How to Identify Behaviors That Will Hurt Your Online Community
Knowing how to identify a positive, productive online community is only half the job. Community managers also have to identify problem areas and take necessary action. Sometimes, a problem that isn’t handled properly or swiftly escalates into something major. Sweeping something under the rug never helps. Keeping an eye out for these behaviors and situations will save you from a massive headache later:
Cliques: Cliques aren’t necessarily a bad thing, but you’ll want to keep an eye on them because they imply exclusivity. Sometimes when a community clique forms, members band together against other members or authority figures. Most of the time, though, they’re a group of friends socializing online.
When they begin banding together to “take over” the community, if they have to monopolize every discussion and pile on, or band together to belittle anyone who disagrees with a member of your clique, they’re a problem.
Arguments: There’s a big difference between fights, arguments, insults, and respectful disagreements. Disagreement is good; it means folks are speaking their minds. When disagreements turn into fights and insults, chaos can ensue. Community managers need to monitor conversations and steer things in the right direction if they seem to be headed into negative territory.
Bad buzz: Is someone using the social networks to talk about your business in a negative manner? In this age of transparency, don’t sweep anything under the rug. Find out what is being said and by whom and discuss the proper course of action with your team.
Lack of cooperation: Your idea of running an online community may be different from someone else’s idea of running an online community. For example, you may want to be more transparent with your members, while your superiors don’t want you talking about anything besides community business.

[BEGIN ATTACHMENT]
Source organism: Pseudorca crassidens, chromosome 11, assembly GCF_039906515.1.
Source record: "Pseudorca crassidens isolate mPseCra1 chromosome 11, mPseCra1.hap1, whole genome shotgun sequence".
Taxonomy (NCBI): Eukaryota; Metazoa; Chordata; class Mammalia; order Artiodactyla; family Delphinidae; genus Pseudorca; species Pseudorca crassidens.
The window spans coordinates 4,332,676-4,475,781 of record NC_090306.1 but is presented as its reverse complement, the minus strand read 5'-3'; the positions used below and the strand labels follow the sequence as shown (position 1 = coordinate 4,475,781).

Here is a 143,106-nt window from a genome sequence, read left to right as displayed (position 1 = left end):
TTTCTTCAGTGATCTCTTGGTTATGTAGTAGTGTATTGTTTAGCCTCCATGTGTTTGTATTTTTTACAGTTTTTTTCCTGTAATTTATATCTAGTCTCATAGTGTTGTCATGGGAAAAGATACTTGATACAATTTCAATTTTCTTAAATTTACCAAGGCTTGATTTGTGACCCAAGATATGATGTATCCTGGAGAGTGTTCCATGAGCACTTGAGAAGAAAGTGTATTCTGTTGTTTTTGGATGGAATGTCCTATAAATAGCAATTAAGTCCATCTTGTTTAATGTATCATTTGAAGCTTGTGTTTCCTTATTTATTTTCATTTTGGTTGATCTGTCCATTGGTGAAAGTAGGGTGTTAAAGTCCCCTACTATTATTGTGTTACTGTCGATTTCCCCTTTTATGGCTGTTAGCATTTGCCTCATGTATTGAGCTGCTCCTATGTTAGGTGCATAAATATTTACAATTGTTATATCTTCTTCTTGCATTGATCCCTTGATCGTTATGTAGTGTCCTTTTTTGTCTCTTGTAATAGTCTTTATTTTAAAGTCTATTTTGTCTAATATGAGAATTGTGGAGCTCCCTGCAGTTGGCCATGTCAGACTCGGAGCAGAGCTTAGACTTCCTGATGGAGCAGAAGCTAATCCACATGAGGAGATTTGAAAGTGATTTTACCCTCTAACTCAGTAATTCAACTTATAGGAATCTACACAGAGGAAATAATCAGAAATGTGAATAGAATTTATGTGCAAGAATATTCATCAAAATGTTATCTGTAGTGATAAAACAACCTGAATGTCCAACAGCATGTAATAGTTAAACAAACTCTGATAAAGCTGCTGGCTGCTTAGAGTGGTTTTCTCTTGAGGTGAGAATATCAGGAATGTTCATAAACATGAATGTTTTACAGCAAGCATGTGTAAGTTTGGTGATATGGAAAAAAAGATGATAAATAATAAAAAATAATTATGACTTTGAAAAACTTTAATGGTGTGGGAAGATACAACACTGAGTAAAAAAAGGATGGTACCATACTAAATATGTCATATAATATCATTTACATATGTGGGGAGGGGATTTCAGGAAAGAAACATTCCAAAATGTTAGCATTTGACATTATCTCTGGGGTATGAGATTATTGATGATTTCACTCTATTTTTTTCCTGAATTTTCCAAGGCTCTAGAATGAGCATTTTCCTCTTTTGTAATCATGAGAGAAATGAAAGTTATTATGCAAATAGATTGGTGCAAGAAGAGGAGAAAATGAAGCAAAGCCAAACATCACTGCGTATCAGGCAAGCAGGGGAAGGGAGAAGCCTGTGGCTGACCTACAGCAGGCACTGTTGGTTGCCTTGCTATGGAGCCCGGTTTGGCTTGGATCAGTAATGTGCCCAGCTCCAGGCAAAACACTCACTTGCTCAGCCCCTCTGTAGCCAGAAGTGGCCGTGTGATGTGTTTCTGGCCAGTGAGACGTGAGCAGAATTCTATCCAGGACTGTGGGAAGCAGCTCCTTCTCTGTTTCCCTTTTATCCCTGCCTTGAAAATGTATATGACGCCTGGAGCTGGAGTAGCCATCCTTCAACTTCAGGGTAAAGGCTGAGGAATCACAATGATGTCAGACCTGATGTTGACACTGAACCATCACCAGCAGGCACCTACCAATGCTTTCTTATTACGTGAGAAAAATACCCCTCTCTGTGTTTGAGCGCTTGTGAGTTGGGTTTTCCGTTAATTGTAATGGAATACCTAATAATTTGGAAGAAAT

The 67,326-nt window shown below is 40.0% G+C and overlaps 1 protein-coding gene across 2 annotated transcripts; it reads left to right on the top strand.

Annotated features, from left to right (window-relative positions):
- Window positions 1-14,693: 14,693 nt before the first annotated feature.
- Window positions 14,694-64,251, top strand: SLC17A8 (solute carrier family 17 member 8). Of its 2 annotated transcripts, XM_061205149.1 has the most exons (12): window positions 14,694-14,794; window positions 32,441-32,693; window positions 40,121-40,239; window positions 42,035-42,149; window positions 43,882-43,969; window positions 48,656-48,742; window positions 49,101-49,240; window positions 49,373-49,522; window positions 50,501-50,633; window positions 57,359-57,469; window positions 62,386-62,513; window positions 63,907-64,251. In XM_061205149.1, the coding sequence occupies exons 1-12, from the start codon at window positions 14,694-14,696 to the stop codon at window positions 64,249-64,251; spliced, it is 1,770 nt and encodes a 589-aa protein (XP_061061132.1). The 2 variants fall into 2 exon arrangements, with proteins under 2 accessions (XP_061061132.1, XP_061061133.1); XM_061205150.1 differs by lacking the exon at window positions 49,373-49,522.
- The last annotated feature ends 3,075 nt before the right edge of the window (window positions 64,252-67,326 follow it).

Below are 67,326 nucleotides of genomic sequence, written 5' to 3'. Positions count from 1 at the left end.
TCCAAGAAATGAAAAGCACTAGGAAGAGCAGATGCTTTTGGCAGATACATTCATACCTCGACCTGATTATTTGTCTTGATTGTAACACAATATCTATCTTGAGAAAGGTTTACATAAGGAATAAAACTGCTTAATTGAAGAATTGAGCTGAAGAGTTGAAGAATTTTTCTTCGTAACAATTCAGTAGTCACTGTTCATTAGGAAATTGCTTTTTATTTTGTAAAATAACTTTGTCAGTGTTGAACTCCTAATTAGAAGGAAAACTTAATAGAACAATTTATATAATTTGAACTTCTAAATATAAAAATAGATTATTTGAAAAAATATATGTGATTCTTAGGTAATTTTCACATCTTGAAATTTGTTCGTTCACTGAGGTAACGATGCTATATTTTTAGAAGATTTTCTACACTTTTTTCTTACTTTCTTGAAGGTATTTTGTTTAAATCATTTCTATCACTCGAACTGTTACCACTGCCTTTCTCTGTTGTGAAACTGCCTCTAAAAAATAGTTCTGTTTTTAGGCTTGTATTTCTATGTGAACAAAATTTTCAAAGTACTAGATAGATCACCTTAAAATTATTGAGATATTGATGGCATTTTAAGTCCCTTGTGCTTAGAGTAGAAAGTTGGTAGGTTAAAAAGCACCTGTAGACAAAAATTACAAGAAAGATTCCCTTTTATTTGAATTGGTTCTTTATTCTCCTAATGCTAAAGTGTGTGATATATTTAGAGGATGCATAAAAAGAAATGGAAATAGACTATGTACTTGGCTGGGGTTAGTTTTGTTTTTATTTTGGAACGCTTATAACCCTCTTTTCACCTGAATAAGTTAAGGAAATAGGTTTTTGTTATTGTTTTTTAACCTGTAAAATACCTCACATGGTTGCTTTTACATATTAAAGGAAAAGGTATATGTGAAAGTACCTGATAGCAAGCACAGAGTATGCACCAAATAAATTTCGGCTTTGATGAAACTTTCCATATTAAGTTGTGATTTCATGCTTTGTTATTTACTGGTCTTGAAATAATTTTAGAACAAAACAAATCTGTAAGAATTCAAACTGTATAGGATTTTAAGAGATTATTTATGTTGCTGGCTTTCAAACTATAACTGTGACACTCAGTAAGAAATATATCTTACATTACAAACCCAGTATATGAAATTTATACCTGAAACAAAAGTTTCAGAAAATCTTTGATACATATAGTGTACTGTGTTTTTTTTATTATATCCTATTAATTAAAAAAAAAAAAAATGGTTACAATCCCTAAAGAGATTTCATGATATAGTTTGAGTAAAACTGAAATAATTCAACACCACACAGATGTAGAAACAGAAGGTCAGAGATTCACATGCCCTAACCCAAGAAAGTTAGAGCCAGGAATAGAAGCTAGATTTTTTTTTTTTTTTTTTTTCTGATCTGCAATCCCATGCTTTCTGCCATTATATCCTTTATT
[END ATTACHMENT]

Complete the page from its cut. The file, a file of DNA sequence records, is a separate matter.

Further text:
If your community doesn’t feel you’re being honest or upfront with them, it may lead to a difficult situation. This topic is important, and you have to discuss it with your team.
Lack of response: If members aren’t responding to discussion topics or promotions, you have to determine why. There’s no sense even fostering a community if no one is participating. Perhaps you’re not talking about topics or doing things that interest them. Polls and surveys can help you pinpoint problem areas and move things to a more positive level.
Members feeling excluded: Not only are communities like a high school dance, but they’re also like the high school cafeteria. Members feel jealous if the most popular people are always singled out or if their concerns aren’t addressed. Take care to include all and create the kinds of programs that include everyone.
Don’t let an issue that seems like a minor problem escalate out of control. Identify issues early and take the necessary action. If dealt with effectively, members don’t even know situations exist.